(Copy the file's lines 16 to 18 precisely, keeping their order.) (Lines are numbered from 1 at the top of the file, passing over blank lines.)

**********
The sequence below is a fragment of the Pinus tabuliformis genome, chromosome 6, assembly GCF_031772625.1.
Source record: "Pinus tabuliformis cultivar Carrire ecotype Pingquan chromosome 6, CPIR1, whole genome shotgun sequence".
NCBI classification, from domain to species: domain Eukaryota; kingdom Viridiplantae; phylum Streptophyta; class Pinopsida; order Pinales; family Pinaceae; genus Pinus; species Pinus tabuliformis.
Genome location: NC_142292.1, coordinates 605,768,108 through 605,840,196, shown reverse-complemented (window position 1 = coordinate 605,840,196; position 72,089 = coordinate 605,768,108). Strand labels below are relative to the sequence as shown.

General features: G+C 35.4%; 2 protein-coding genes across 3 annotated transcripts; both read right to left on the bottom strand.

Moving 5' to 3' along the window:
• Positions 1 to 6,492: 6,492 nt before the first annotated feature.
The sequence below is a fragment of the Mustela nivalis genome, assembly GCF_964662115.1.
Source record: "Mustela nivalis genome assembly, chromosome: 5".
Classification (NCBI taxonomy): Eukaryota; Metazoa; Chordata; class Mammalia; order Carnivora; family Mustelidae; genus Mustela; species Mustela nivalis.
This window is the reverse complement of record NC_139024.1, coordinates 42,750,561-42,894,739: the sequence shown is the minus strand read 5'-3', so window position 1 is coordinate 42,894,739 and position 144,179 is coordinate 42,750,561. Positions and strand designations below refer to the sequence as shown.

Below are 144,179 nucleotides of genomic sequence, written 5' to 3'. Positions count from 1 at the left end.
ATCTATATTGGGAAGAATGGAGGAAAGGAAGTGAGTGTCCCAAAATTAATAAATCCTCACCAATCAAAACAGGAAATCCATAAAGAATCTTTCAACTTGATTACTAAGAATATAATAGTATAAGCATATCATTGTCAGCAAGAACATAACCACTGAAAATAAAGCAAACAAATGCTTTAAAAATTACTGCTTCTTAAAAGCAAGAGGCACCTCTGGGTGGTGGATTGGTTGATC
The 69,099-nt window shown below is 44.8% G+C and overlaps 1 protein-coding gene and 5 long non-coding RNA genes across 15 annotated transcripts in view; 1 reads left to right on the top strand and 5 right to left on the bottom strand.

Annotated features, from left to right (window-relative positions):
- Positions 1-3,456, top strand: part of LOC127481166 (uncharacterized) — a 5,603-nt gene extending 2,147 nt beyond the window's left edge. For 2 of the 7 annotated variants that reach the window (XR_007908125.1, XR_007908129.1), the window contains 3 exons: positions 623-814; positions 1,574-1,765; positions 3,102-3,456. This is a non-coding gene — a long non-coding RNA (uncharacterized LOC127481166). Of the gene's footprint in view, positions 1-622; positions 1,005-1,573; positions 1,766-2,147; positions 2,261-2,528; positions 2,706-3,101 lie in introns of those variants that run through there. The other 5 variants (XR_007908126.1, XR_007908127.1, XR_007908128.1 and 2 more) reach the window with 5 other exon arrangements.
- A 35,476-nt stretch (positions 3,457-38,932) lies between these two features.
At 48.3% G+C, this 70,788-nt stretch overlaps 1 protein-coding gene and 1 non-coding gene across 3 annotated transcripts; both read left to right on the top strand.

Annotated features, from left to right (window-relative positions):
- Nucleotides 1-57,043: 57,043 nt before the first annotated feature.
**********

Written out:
- Positions 1-3,456, top strand: part of LOC127481166 (uncharacterized) — a 5,603-nt gene extending 2,147 nt beyond the window's left edge. For 2 of the 7 annotated variants that reach the window (XR_007908125.1, XR_007908129.1), the window contains 3 exons: positions 623-814; positions 1,574-1,765; positions 3,102-3,456. This is a non-coding gene — a long non-coding RNA (uncharacterized LOC127481166). Of the gene's footprint in view, positions 1-622; positions 1,005-1,573; positions 1,766-2,147; positions 2,261-2,528; positions 2,706-3,101 lie in introns of those variants that run through there. The other 5 variants (XR_007908126.1, XR_007908127.1, XR_007908128.1 and 2 more) reach the window with 5 other exon arrangements.
- A 35,476-nt stretch (positions 3,457-38,932) lies between these two features.
At 48.3% G+C, this 70,788-nt stretch overlaps 1 protein-coding gene and 1 non-coding gene across 3 annotated transcripts; both read left to right on the top strand.